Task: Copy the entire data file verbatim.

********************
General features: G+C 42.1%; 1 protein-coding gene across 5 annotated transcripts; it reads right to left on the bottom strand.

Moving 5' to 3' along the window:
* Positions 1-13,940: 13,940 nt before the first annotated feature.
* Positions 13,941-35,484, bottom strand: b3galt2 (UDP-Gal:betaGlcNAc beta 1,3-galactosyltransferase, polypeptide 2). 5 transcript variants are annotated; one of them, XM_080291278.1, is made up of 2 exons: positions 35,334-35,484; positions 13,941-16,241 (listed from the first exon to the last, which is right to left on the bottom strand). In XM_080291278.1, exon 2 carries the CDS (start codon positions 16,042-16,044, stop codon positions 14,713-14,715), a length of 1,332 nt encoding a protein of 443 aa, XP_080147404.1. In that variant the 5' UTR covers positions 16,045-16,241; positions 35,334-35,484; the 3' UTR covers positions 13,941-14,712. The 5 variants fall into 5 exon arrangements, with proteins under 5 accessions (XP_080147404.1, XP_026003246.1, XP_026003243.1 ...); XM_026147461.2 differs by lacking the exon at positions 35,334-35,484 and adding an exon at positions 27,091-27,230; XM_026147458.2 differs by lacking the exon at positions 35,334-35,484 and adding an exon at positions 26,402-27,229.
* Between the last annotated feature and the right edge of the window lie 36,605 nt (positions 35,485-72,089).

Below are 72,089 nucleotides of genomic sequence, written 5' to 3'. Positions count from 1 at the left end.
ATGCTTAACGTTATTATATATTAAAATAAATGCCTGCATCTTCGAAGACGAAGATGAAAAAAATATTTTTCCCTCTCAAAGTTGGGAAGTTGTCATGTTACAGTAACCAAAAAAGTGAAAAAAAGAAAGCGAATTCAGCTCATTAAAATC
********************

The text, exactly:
General features: G+C 42.1%; 1 protein-coding gene across 5 annotated transcripts; it reads right to left on the bottom strand.

Moving 5' to 3' along the window:
* Positions 1-13,940: 13,940 nt before the first annotated feature.
* Positions 13,941-35,484, bottom strand: b3galt2 (UDP-Gal:betaGlcNAc beta 1,3-galactosyltransferase, polypeptide 2). 5 transcript variants are annotated; one of them, XM_080291278.1, is made up of 2 exons: positions 35,334-35,484; positions 13,941-16,241 (listed from the first exon to the last, which is right to left on the bottom strand). In XM_080291278.1, exon 2 carries the CDS (start codon positions 16,042-16,044, stop codon positions 14,713-14,715), a length of 1,332 nt encoding a protein of 443 aa, XP_080147404.1. In that variant the 5' UTR covers positions 16,045-16,241; positions 35,334-35,484; the 3' UTR covers positions 13,941-14,712. The 5 variants fall into 5 exon arrangements, with proteins under 5 accessions (XP_080147404.1, XP_026003246.1, XP_026003243.1 ...); XM_026147461.2 differs by lacking the exon at positions 35,334-35,484 and adding an exon at positions 27,091-27,230; XM_026147458.2 differs by lacking the exon at positions 35,334-35,484 and adding an exon at positions 26,402-27,229.
* Between the last annotated feature and the right edge of the window lie 36,605 nt (positions 35,485-72,089).

Below are 72,089 nucleotides of genomic sequence, written 5' to 3'. Positions count from 1 at the left end.
ATGCTTAACGTTATTATATATTAAAATAAATGCCTGCATCTTCGAAGACGAAGATGAAAAAAATATTTTTCCCTCTCAAAGTTGGGAAGTTGTCATGTTACAGTAACCAAAAAAGTGAAAAAAAGAAAGCGAATTCAGCTCATTAAAATC